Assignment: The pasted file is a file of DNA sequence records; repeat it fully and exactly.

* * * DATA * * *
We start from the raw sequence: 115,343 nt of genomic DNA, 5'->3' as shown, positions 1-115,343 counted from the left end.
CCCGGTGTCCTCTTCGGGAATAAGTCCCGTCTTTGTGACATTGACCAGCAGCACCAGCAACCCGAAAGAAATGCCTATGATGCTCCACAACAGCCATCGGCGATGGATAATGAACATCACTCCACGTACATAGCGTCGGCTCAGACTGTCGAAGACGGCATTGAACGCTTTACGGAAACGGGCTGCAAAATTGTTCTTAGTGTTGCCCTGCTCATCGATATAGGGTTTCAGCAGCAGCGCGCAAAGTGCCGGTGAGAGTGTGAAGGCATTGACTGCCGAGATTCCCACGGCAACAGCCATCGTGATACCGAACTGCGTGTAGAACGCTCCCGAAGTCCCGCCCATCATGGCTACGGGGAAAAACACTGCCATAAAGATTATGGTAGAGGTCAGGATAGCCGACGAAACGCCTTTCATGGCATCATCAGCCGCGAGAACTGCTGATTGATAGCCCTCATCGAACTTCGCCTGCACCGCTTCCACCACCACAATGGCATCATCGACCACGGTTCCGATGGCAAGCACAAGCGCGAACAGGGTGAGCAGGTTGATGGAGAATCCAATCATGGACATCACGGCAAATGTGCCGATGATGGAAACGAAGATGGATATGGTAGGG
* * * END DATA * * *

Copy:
We start from the raw sequence: 115,343 nt of genomic DNA, 5'->3' as shown, positions 1-115,343 counted from the left end.
CCCGGTGTCCTCTTCGGGAATAAGTCCCGTCTTTGTGACATTGACCAGCAGCACCAGCAACCCGAAAGAAATGCCTATGATGCTCCACAACAGCCATCGGCGATGGATAATGAACATCACTCCACGTACATAGCGTCGGCTCAGACTGTCGAAGACGGCATTGAACGCTTTACGGAAACGGGCTGCAAAATTGTTCTTAGTGTTGCCCTGCTCATCGATATAGGGTTTCAGCAGCAGCGCGCAAAGTGCCGGTGAGAGTGTGAAGGCATTGACTGCCGAGATTCCCACGGCAACAGCCATCGTGATACCGAACTGCGTGTAGAACGCTCCCGAAGTCCCGCCCATCATGGCTACGGGGAAAAACACTGCCATAAAGATTATGGTAGAGGTCAGGATAGCCGACGAAACGCCTTTCATGGCATCATCAGCCGCGAGAACTGCTGATTGATAGCCCTCATCGAACTTCGCCTGCACCGCTTCCACCACCACAATGGCATCATCGACCACGGTTCCGATGGCAAGCACAAGCGCGAACAGGGTGAGCAGGTTGATGGAGAATCCAATCATGGACATCACGGCAAATGTGCCGATGATGGAAACGAAGATGGATATGGTAGGG